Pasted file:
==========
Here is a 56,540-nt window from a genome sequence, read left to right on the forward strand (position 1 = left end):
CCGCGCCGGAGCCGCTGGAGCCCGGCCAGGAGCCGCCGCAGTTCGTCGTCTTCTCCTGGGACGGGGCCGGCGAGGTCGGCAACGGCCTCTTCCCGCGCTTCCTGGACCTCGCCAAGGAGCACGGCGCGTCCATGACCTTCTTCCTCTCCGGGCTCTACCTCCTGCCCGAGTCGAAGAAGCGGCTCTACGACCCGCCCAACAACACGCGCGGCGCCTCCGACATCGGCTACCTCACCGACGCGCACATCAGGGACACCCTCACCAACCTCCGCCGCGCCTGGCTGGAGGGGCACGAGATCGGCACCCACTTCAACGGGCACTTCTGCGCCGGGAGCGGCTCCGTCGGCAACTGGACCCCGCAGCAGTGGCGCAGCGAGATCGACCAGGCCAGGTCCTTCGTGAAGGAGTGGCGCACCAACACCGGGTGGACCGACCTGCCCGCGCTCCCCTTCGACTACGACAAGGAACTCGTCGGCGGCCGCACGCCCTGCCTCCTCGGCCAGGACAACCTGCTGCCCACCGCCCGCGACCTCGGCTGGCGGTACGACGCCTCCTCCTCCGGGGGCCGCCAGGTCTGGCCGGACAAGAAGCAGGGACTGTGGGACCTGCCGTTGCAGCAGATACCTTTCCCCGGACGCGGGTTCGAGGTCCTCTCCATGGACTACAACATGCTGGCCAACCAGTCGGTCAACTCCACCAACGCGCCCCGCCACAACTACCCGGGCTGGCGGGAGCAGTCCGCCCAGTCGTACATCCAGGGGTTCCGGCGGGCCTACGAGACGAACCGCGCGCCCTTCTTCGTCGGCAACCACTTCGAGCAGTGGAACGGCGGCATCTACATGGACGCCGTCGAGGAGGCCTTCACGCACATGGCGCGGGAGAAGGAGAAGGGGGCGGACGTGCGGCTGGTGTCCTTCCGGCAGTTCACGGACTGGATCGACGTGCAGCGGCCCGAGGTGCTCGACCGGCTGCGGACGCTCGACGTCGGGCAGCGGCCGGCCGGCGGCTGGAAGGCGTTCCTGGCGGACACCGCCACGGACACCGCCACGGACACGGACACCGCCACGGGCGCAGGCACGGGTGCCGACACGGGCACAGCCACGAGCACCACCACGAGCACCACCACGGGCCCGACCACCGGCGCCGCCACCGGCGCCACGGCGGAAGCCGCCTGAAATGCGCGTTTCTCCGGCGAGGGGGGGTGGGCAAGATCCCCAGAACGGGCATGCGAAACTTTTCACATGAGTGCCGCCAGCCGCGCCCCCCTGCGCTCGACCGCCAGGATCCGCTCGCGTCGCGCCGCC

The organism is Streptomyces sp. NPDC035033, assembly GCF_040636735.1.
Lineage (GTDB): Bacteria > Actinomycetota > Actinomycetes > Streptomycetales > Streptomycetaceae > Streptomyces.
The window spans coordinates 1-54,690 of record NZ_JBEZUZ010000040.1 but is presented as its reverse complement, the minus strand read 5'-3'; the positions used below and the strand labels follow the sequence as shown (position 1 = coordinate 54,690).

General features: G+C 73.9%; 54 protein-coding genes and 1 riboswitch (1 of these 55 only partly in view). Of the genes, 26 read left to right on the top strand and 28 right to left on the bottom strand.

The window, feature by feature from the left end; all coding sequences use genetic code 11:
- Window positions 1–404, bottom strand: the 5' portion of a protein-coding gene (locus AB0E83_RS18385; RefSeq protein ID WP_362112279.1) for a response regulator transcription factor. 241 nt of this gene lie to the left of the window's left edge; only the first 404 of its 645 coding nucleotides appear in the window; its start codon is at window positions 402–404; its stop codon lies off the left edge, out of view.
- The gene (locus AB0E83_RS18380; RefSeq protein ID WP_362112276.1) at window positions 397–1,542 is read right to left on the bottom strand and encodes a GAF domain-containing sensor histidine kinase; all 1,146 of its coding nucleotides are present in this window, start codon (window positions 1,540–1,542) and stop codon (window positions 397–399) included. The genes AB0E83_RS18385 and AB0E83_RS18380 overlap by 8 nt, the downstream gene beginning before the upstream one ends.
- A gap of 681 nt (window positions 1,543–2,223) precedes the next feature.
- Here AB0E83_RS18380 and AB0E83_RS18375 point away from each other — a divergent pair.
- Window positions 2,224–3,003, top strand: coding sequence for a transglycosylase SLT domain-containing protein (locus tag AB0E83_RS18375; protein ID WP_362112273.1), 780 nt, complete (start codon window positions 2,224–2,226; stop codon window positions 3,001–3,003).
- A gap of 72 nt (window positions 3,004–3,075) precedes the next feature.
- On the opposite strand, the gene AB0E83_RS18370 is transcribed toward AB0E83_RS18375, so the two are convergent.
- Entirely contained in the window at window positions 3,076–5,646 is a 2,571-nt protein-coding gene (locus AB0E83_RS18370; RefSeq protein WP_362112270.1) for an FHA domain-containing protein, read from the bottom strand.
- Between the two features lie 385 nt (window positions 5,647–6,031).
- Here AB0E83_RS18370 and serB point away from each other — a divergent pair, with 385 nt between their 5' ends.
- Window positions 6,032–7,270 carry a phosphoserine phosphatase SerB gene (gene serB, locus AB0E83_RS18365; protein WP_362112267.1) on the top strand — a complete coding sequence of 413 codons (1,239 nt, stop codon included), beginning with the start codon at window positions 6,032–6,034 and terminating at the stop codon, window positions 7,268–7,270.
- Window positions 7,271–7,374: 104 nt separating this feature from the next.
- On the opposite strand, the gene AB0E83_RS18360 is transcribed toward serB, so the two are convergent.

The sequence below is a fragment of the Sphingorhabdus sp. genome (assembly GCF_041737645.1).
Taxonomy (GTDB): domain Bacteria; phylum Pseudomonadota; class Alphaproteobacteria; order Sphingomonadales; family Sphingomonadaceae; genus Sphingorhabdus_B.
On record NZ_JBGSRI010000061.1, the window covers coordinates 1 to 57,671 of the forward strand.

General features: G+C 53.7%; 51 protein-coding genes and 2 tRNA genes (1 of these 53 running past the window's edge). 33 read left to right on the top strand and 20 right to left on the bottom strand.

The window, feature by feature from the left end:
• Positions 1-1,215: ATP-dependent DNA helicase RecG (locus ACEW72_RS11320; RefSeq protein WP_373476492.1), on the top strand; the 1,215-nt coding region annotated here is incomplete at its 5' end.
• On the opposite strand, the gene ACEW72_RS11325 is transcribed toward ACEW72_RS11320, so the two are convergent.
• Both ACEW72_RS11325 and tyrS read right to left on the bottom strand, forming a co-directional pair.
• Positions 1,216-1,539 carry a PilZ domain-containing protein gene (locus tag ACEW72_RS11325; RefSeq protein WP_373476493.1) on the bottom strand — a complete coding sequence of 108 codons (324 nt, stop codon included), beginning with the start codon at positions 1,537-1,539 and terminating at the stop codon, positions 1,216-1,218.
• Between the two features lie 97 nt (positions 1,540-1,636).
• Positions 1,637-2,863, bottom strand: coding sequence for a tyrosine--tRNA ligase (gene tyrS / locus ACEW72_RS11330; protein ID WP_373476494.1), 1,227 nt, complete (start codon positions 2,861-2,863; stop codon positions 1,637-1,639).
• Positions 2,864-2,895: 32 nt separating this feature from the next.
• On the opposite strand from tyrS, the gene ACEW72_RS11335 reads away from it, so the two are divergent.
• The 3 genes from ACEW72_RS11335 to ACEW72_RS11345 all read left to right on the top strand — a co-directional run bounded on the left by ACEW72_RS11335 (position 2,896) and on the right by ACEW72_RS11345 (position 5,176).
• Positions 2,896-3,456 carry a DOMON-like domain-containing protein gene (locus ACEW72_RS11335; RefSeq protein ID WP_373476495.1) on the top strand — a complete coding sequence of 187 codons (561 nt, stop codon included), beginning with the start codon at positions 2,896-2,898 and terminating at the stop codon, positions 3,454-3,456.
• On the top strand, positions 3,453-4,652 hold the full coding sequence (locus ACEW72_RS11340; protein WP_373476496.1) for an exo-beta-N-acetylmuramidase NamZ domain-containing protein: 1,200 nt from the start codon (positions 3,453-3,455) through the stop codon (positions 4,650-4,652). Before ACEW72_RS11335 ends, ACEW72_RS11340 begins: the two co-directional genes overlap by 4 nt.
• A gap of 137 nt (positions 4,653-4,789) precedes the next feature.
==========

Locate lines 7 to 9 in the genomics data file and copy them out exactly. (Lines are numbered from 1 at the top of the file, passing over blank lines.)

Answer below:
The window, feature by feature from the left end; all coding sequences use genetic code 11:
- Window positions 1–404, bottom strand: the 5' portion of a protein-coding gene (locus AB0E83_RS18385; RefSeq protein ID WP_362112279.1) for a response regulator transcription factor. 241 nt of this gene lie to the left of the window's left edge; only the first 404 of its 645 coding nucleotides appear in the window; its start codon is at window positions 402–404; its stop codon lies off the left edge, out of view.
- The gene (locus AB0E83_RS18380; RefSeq protein ID WP_362112276.1) at window positions 397–1,542 is read right to left on the bottom strand and encodes a GAF domain-containing sensor histidine kinase; all 1,146 of its coding nucleotides are present in this window, start codon (window positions 1,540–1,542) and stop codon (window positions 397–399) included. The genes AB0E83_RS18385 and AB0E83_RS18380 overlap by 8 nt, the downstream gene beginning before the upstream one ends.